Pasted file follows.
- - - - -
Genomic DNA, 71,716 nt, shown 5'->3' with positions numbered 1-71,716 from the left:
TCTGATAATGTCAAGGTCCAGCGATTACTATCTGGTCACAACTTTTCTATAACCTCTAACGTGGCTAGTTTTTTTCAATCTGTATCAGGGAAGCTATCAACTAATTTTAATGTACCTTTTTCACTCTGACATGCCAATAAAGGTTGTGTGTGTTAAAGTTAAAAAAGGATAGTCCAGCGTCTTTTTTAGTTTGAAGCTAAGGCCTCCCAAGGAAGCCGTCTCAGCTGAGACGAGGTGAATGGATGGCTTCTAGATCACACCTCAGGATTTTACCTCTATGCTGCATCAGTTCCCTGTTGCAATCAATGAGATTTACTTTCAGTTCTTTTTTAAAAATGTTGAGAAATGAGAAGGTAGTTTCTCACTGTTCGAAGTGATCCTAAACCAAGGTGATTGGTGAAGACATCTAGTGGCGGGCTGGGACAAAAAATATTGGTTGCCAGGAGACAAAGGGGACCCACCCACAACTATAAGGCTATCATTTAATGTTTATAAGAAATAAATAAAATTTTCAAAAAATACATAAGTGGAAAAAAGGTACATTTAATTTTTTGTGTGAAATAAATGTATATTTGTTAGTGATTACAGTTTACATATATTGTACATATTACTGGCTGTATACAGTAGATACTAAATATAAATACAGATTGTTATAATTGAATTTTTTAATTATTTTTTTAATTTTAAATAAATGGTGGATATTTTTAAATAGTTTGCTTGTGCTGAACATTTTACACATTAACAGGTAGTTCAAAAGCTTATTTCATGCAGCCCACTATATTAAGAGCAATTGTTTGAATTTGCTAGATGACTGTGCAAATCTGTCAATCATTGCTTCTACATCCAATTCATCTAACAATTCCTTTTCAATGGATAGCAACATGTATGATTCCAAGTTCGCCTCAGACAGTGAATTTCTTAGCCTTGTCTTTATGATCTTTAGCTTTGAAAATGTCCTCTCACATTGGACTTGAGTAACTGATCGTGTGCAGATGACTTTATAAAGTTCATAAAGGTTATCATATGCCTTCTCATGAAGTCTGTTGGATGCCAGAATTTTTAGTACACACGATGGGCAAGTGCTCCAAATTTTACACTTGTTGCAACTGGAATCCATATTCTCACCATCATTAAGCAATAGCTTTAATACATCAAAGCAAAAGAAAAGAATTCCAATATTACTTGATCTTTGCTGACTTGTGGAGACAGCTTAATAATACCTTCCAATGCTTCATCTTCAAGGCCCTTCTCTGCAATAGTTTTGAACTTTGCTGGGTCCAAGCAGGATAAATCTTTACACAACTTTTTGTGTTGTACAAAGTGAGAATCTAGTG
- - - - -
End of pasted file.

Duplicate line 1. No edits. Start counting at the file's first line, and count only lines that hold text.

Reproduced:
Genomic DNA, 71,716 nt, shown 5'->3' with positions numbered 1-71,716 from the left: